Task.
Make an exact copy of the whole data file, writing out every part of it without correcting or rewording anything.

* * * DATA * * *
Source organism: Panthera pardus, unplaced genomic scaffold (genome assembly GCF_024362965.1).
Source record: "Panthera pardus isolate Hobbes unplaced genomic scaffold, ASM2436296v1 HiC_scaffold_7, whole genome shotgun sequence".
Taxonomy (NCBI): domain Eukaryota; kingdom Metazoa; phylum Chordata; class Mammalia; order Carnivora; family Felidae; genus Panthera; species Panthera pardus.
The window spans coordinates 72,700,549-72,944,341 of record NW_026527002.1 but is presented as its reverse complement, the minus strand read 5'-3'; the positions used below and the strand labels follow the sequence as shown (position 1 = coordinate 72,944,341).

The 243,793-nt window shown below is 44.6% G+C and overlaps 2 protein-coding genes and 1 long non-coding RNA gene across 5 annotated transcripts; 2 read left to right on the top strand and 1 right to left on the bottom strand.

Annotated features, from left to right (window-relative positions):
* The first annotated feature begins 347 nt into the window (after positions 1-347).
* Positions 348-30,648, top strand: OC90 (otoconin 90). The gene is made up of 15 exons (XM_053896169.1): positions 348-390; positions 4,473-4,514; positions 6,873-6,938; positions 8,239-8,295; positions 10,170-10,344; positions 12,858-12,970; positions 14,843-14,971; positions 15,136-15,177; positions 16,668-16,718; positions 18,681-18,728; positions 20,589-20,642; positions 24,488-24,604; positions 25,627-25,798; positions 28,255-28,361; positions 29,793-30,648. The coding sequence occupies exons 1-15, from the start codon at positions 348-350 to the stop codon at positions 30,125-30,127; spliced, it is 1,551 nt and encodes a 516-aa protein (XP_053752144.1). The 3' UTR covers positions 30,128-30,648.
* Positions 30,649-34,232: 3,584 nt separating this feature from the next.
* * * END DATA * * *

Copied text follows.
Source organism: Panthera pardus, unplaced genomic scaffold (genome assembly GCF_024362965.1).
Source record: "Panthera pardus isolate Hobbes unplaced genomic scaffold, ASM2436296v1 HiC_scaffold_7, whole genome shotgun sequence".
Taxonomy (NCBI): domain Eukaryota; kingdom Metazoa; phylum Chordata; class Mammalia; order Carnivora; family Felidae; genus Panthera; species Panthera pardus.
The window spans coordinates 72,700,549-72,944,341 of record NW_026527002.1 but is presented as its reverse complement, the minus strand read 5'-3'; the positions used below and the strand labels follow the sequence as shown (position 1 = coordinate 72,944,341).

The 243,793-nt window shown below is 44.6% G+C and overlaps 2 protein-coding genes and 1 long non-coding RNA gene across 5 annotated transcripts; 2 read left to right on the top strand and 1 right to left on the bottom strand.

Annotated features, from left to right (window-relative positions):
* The first annotated feature begins 347 nt into the window (after positions 1-347).
* Positions 348-30,648, top strand: OC90 (otoconin 90). The gene is made up of 15 exons (XM_053896169.1): positions 348-390; positions 4,473-4,514; positions 6,873-6,938; positions 8,239-8,295; positions 10,170-10,344; positions 12,858-12,970; positions 14,843-14,971; positions 15,136-15,177; positions 16,668-16,718; positions 18,681-18,728; positions 20,589-20,642; positions 24,488-24,604; positions 25,627-25,798; positions 28,255-28,361; positions 29,793-30,648. The coding sequence occupies exons 1-15, from the start codon at positions 348-350 to the stop codon at positions 30,125-30,127; spliced, it is 1,551 nt and encodes a 516-aa protein (XP_053752144.1). The 3' UTR covers positions 30,128-30,648.
* Positions 30,649-34,232: 3,584 nt separating this feature from the next.